Staying healthy is something we all take seriously. It starts with each one of us and extends across our community. Whether you live here year round or are just visiting, it’s essential we all practice healthy actions every day.
Practice Everyday Healthy Actions
- Wash your hands frequently with soap and water. Wash for at least 20 seconds before you eat, after your sneeze and after using the bathroom.
- Use alcohol-based hand sanitizers in addition to hand-washing.
- Clean and disinfect frequently touched objects and surfaces using a regular household cleaning spray or wipe.
- Avoid community candy jars and be careful at buffets where many people touch surfaces or utensils.
- Sneeze and cough into a sleeve rather than into your hand or the air. If you used a tissue, throw it away immediately and wash hands.
- Avoid contact with anyone with cold or flu symptoms.
- Stay home from work or school if you are sick.
- If you’re sick or you are immune-compromised, avoid places with large numbers of people.
Temperatures fluctuate significantly throughout the day in the mountains. What starts off cool, can move to hotter temperatures through out the day. The CDC provides these tips to stay cool:
- Wear Appropriate Clothing: Choose lightweight, light-colored, loose-fitting clothing.
- Schedule Outdoor Activities Carefully: Try to limit your outdoor activity to when it’s coolest, like morning and evening hours. Rest often in shady areas so that your body has a chance to recover.
- Pace Yourself: Cut down on exercise during the heat. If you’re not accustomed to working or exercising in a hot environment, start slowly and pick up the pace gradually. If exertion in the heat makes your heart pound and leaves you gasping for breath, STOP all activity. Get into a cool area or into the shade, and rest, especially if you become lightheaded, confused, weak, or faint.
- Do Not Leave Children or Pets in Cars: Cars can quickly heat up to dangerous temperatures, even with a window cracked open.
Steamboat Springs is located more than a mile above sea level and rises over 10,000 feet in many places. Altitude sickness occurs when the body reacts poorly to sudden travel to high altitudes, where the air is "thinner" and the body gets less oxygen in each breath. People coming from lower elevations may experience altitude illness, which usually occurs within the first 48 hours. You may experience headache, dizziness, nausea, sleep problems, loss of appetite, coughing and/or difficulty breathing. The best remedy is to follow the guidelines below:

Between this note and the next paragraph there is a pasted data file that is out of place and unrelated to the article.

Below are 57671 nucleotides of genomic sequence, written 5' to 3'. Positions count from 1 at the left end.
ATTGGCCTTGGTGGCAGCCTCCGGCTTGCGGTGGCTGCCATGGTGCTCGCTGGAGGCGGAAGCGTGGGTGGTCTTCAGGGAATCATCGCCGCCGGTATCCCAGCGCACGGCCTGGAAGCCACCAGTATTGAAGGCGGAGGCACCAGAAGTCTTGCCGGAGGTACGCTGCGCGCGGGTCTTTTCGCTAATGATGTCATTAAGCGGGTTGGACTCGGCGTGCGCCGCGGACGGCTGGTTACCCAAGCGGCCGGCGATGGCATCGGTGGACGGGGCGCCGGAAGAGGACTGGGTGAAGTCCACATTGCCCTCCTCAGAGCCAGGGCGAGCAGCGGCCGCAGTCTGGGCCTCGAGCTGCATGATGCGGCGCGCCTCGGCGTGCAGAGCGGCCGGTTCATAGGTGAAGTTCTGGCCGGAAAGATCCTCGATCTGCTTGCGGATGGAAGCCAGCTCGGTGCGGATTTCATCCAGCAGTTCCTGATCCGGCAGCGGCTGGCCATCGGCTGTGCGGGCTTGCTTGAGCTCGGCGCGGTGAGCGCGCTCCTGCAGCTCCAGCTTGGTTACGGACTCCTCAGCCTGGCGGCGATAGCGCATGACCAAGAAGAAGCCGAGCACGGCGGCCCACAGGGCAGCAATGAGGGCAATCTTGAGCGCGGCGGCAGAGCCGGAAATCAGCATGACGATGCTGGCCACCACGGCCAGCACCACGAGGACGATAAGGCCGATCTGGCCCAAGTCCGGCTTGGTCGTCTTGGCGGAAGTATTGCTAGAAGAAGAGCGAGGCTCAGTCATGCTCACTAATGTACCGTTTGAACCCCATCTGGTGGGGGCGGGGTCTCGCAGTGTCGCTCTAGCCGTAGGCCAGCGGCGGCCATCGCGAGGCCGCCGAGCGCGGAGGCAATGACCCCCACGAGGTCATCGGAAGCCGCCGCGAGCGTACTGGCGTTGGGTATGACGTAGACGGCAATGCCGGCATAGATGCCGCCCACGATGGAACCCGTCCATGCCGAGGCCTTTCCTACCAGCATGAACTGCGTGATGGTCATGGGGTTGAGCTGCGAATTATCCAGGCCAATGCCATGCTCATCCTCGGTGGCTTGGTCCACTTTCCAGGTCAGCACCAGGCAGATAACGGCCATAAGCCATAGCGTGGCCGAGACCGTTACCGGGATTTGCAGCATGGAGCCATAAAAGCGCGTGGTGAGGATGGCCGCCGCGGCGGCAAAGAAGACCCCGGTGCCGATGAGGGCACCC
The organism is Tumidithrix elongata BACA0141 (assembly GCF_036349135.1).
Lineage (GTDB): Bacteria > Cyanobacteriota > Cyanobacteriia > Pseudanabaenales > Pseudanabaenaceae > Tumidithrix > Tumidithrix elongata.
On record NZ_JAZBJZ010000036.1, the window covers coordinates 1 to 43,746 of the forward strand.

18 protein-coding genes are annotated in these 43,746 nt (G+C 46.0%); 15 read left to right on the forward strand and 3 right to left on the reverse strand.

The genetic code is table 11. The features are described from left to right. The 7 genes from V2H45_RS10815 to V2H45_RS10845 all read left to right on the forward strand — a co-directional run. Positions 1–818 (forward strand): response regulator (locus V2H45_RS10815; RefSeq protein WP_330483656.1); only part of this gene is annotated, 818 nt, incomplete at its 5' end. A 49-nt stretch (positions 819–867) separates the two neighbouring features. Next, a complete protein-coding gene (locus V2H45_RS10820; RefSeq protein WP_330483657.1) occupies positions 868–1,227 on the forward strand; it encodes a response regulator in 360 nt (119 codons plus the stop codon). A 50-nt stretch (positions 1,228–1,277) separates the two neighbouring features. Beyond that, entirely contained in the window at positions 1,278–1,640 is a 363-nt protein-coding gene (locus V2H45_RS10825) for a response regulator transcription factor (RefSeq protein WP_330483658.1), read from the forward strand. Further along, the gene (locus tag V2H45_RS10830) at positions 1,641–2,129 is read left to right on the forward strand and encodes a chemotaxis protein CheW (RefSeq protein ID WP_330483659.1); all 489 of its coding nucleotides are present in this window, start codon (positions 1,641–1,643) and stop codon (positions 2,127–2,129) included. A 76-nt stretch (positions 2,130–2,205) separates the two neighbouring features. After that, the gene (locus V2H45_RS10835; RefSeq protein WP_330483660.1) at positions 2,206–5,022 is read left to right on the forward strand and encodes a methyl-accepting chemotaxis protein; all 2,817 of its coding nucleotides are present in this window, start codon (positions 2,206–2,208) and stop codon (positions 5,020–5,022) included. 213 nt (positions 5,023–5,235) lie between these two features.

- Exercise in moderation the first few days
- Drink more water than usual
- Reduce alcohol intake, which has a greater effect at this altitude
- Eat food high in carbohydrates and low in fat: grains, pasta, fruits and vegetables; and, avoid salty foods and caffeine.
- Hydrate and refuel regularly, not just at lunch
Altitude sickness is usually a minor problem; however, if symptoms persist you should seek medical attention. High elevation can also accentuate existing health problems. If you have a respiratory or vascular illness, consult your doctor before your trip. Seek medical assistance if problems persist or get worse.
Don’t wait until you’re thirsty – drink as a preventive measure. The air is drier and your body will dehydrate much more quickly in our mountain environment. The higher in elevation you go up, the more water you should drink.
- Keep Your Pets Hydrated Too: Provide plenty of fresh water for your pets, and leave the water in a shady area.
Ultraviolet rays are more powerful at Steamboat Springs’ elevation. Regardless of your skin color or complexion, everyone needs to wear a protective sunscreen (SPF 15 or higher) even on overcast days when ultraviolet rays can penetrate cloud cover and continue to reapply it according to the package directions.
- Tip: Look for sunscreens that say “broad spectrum” or “UVA/UVB protection” on their labels- these products work best.
A good pair of goggles or sunglasses that not only cut glare but also filter the ultraviolet rays is strongly recommended. In addition, wear light-colored clothing and cover up with a wide-brimmed hat.